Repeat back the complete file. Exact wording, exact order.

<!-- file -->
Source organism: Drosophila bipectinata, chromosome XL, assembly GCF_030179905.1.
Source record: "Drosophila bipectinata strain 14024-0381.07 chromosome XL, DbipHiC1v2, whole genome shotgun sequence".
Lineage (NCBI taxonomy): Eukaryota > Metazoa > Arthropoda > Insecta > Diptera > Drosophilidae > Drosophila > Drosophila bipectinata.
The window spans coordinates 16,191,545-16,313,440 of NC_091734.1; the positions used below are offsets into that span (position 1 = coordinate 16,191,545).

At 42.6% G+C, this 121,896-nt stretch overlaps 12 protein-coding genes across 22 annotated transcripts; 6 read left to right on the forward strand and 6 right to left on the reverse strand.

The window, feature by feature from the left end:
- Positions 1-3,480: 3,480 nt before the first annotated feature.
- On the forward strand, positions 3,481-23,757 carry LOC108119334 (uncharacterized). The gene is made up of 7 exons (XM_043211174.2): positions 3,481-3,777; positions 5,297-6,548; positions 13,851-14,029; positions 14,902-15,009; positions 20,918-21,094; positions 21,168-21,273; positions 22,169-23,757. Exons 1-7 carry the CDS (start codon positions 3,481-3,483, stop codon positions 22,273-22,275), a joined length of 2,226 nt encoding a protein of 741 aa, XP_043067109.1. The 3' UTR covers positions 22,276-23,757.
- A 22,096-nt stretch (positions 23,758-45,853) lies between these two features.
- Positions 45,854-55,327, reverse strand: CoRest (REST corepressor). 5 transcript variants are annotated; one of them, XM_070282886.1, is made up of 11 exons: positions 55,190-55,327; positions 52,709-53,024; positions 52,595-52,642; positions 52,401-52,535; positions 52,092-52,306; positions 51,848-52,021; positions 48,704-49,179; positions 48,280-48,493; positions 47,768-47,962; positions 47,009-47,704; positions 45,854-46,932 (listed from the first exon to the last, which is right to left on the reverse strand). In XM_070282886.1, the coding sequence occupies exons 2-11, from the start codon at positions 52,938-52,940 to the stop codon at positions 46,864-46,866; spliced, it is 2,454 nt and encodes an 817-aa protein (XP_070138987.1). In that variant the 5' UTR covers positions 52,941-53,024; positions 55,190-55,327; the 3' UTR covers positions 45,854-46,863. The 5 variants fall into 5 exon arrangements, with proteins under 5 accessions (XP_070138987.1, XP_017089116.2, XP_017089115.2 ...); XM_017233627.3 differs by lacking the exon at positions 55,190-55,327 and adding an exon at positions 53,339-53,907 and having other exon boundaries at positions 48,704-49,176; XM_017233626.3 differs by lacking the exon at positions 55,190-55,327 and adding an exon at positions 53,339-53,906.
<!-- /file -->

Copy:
Source organism: Drosophila bipectinata, chromosome XL, assembly GCF_030179905.1.
Source record: "Drosophila bipectinata strain 14024-0381.07 chromosome XL, DbipHiC1v2, whole genome shotgun sequence".
Lineage (NCBI taxonomy): Eukaryota > Metazoa > Arthropoda > Insecta > Diptera > Drosophilidae > Drosophila > Drosophila bipectinata.
The window spans coordinates 16,191,545-16,313,440 of NC_091734.1; the positions used below are offsets into that span (position 1 = coordinate 16,191,545).

At 42.6% G+C, this 121,896-nt stretch overlaps 12 protein-coding genes across 22 annotated transcripts; 6 read left to right on the forward strand and 6 right to left on the reverse strand.

The window, feature by feature from the left end:
- Positions 1-3,480: 3,480 nt before the first annotated feature.
- On the forward strand, positions 3,481-23,757 carry LOC108119334 (uncharacterized). The gene is made up of 7 exons (XM_043211174.2): positions 3,481-3,777; positions 5,297-6,548; positions 13,851-14,029; positions 14,902-15,009; positions 20,918-21,094; positions 21,168-21,273; positions 22,169-23,757. Exons 1-7 carry the CDS (start codon positions 3,481-3,483, stop codon positions 22,273-22,275), a joined length of 2,226 nt encoding a protein of 741 aa, XP_043067109.1. The 3' UTR covers positions 22,276-23,757.
- A 22,096-nt stretch (positions 23,758-45,853) lies between these two features.
- Positions 45,854-55,327, reverse strand: CoRest (REST corepressor). 5 transcript variants are annotated; one of them, XM_070282886.1, is made up of 11 exons: positions 55,190-55,327; positions 52,709-53,024; positions 52,595-52,642; positions 52,401-52,535; positions 52,092-52,306; positions 51,848-52,021; positions 48,704-49,179; positions 48,280-48,493; positions 47,768-47,962; positions 47,009-47,704; positions 45,854-46,932 (listed from the first exon to the last, which is right to left on the reverse strand). In XM_070282886.1, the coding sequence occupies exons 2-11, from the start codon at positions 52,938-52,940 to the stop codon at positions 46,864-46,866; spliced, it is 2,454 nt and encodes an 817-aa protein (XP_070138987.1). In that variant the 5' UTR covers positions 52,941-53,024; positions 55,190-55,327; the 3' UTR covers positions 45,854-46,863. The 5 variants fall into 5 exon arrangements, with proteins under 5 accessions (XP_070138987.1, XP_017089116.2, XP_017089115.2 ...); XM_017233627.3 differs by lacking the exon at positions 55,190-55,327 and adding an exon at positions 53,339-53,907 and having other exon boundaries at positions 48,704-49,176; XM_017233626.3 differs by lacking the exon at positions 55,190-55,327 and adding an exon at positions 53,339-53,906.